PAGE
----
Koalas are fascinating animals, and their populations have proven difficult to manage. In some areas of their range, they are dwindling but in others, their numbers are increasing; they are also threatened by habitat loss. To aid in the effort to conserve this iconic species, an international team of scientists has sequenced the complete koala genome. This high-quality data is expected to provide many new insights into the health and preservation of koalas; it was reported in Nature Genetics . Professor Rebecca Johnson, Director of the Australian Museum Research Institute and Professor Katherine Belov, University of Sydney, led a team of 54 scientists from 7 countries.
"The Koala Genome Consortium has been an ambitious journey affording us great insights into the genetic building blocks that make up a koala - one of Australia's, as well as the world's, most charismatic and iconic mammals," noted Professor Johnson. "This milestone has come from our vision to use genomics to conserve this species. The genetic blueprint has not only unearthed a wealth of data regarding the koalas unusual and highly specialized diet of eucalyptus leaves but also provides important insights into their immune system, population diversity and the evolution of koalas.”
Slightly bigger than the human genome, koalas have around 3.4 billion base pairs and over 26,000 genes in their genome. New sequencing techniques were combined with supercomputers to manage the wealth of data. “The genome provides a springboard for the conservation of this biologically unique species,” said Belov.
"Koala numbers have plummeted in northern parts of its range since European settlement, but have increased in some southern parts, notably in Victoria and South Australia,” said Johnson. "Effective management of these animals has been impeded by differences between groups.
"The genome enables a holistic and scientifically grounded approach to koala conservation. Australia has the highest mammal extinction record of any country during the Anthropocene” she added.
"We could never have imagined, when we were pioneering koala genetics in the 1980s, that one day we'd have the entire koala genome sequence. This opens up all sorts of ways we can monitor the genetic health of koala populations,” commented Professor Jennifer Graves, AO, Distinguished Professor of Genetics, La Trobe University.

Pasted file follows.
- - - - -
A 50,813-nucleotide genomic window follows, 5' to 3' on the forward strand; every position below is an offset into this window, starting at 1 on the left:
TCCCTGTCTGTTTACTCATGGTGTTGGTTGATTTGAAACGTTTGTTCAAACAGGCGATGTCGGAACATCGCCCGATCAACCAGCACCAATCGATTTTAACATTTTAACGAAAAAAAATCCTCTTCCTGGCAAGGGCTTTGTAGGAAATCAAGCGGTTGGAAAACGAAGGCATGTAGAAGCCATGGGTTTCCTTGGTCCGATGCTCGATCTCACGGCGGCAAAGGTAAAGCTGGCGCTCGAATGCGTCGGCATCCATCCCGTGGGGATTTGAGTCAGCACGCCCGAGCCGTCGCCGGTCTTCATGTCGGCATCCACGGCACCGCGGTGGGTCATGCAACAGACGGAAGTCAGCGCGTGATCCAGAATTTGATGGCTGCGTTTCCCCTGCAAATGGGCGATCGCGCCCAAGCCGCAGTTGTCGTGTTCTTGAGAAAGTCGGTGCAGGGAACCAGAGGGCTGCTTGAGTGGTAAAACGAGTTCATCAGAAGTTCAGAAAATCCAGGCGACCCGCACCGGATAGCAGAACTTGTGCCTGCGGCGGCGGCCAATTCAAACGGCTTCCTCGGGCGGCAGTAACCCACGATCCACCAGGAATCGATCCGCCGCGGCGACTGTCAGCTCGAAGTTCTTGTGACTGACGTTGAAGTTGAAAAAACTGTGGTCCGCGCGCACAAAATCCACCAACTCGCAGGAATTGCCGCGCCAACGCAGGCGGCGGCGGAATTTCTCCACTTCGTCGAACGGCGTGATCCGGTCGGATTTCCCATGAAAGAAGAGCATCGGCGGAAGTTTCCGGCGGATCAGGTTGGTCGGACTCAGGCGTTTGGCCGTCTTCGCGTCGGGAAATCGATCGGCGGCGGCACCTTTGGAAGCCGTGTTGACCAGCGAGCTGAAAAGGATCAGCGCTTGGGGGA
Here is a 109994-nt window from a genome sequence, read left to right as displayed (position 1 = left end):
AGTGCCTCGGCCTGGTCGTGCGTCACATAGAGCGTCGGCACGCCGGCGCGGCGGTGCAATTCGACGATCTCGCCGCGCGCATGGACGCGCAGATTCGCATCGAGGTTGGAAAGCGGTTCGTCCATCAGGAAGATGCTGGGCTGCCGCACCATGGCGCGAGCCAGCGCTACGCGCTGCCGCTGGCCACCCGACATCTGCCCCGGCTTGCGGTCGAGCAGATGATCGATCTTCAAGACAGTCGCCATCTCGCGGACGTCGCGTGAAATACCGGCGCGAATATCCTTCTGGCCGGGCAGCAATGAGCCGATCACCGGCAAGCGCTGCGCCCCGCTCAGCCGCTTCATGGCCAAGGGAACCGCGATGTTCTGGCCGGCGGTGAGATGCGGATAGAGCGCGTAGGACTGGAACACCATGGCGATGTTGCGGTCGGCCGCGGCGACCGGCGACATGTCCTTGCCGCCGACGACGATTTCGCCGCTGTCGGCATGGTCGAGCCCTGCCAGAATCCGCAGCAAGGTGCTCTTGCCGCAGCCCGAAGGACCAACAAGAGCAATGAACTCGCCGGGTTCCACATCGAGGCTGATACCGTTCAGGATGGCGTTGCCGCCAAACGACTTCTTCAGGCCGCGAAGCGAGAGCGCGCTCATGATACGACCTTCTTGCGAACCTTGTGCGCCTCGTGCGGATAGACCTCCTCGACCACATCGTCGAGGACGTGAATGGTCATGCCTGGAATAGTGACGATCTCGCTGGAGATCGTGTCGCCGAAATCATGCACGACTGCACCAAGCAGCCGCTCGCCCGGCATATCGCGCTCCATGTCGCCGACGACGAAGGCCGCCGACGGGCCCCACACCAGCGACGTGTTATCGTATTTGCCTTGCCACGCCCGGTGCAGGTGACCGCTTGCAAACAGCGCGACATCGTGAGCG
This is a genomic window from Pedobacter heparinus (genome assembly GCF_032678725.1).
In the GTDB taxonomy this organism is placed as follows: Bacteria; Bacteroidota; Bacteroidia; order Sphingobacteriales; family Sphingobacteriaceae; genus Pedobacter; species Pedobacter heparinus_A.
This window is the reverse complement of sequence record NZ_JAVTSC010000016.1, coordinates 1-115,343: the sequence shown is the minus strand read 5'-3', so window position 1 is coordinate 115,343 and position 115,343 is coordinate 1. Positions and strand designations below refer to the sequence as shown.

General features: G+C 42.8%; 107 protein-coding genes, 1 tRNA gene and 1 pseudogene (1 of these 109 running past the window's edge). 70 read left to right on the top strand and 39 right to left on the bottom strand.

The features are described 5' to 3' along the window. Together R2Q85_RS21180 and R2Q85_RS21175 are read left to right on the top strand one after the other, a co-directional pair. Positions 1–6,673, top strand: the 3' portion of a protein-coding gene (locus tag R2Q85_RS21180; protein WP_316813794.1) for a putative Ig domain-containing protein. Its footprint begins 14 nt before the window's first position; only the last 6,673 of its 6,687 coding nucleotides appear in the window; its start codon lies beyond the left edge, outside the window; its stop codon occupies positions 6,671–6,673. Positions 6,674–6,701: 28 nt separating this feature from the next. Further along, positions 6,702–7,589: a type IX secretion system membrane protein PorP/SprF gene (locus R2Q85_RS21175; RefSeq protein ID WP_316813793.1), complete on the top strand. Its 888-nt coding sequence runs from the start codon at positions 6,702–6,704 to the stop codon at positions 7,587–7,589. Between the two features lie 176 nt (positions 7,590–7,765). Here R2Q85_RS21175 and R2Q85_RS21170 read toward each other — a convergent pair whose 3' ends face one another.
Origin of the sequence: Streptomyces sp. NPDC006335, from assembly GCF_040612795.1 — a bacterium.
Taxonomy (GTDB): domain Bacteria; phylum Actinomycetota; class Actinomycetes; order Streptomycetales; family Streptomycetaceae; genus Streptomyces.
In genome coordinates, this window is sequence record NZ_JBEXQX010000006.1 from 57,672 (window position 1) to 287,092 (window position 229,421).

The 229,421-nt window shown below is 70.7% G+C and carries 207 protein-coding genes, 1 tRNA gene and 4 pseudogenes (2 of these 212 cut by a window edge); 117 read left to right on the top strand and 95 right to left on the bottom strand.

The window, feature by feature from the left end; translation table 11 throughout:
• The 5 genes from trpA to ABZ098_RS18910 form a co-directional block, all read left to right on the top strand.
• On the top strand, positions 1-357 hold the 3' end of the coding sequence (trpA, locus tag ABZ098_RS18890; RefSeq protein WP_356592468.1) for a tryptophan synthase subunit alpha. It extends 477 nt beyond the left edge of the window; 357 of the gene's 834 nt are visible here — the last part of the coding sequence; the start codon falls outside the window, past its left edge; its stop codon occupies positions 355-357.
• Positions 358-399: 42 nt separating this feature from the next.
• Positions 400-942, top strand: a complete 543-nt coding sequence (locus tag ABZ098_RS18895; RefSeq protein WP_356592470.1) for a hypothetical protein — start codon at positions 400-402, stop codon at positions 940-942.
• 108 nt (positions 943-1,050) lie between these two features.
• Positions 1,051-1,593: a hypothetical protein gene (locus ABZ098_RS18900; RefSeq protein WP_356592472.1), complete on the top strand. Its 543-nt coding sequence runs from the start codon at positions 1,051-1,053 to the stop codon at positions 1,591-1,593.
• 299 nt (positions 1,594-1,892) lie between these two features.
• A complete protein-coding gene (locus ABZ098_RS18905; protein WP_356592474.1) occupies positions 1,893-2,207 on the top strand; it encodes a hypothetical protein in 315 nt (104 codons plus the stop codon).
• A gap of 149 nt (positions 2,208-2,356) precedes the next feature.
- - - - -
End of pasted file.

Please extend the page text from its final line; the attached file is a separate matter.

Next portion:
The Cytochrome P450 family of genes encodes for metabolic enzymes that are critical to detoxification. Consortium members at the Earlham Institute (EI) in Norwich, UK identified enlargements in that gene family in koala tissues. Those alterations have probably played a role in the dietary specialization of koalas.
Professor Johnson explained that "this probably helped them to find their niche to survive, as they could rely on a food source that would have less competition from other species who were not able to detoxify as effectively."
Koalas develop in a pouch like other marsupials and don’t have any immune system at birth. They’re in the pouch for six months after 34 to 36 days of gestation, and the milk they consume is critical to their development. This work has also revealed more about the composition of that milk.
"We characterized the main components of the mothers' milk - which is crucial for koala joeys - born the size of a kidney bean and weighing half of one gram," Professor Belov said. "We identified genes that allow the koala to fine-tune milk protein composition across the stages of lactation, to meet the changing needs of their young."
"Thanks to the high-quality genome, the team was able to analyze and discover koala-specific milk proteins that are critical for various stages of development. It also appears these proteins may have an antimicrobial role, showing activity against a range of bacterial and fungal species, including Chlamydia pecorum, the strain known to cause ocular and reproductive disease in koalas," she added.
Chlamydia and another virus are threatening koala populations, and scientists hope to address these issues.
"In addition to Chlamydia, the other major infection that is threatening the species is koala retrovirus (KoRV), however very little is presently known about it. The complete koala genome has been instrumental in showing that an individual koala can have many (more than a hundred) insertions of KoRV into its genome, including many versions of KoRV,” said Professor Peter Timms, University of the Sunshine Coast. "This information will enable to determine which strains of KoRV are more dangerous and to assist with our development of a KoRV vaccine.”
The team also hopes to ensure that diversity is maintained in these animals. Inbreeding can be a serious problem when habitat is lost and animals are put under pressure. Survival is challenged when a population dwindles to members that have the same genetic composition.
"For the first time, using over 1000 genome linked markers, we are able to show that NSW and QLD populations show significant levels of genetic diversity and long-term connectivity across regions,” said Professor Johnson. ”Ensuring this genetic diversity is conserved in concert with other conservation measures to protect habitat, reduce vehicle strikes, dog attacks, and disease, are the keys to the long-term survival of the koala."
All of the sequence data generated by The Koala Genome Consortium has been deposited into public databases and made freely available to scientists around the world.
"Not only does open data promote the best interests of science, it also maximizes the benefits that the koala populations, and the public, receive from such research," Professor Johnson said.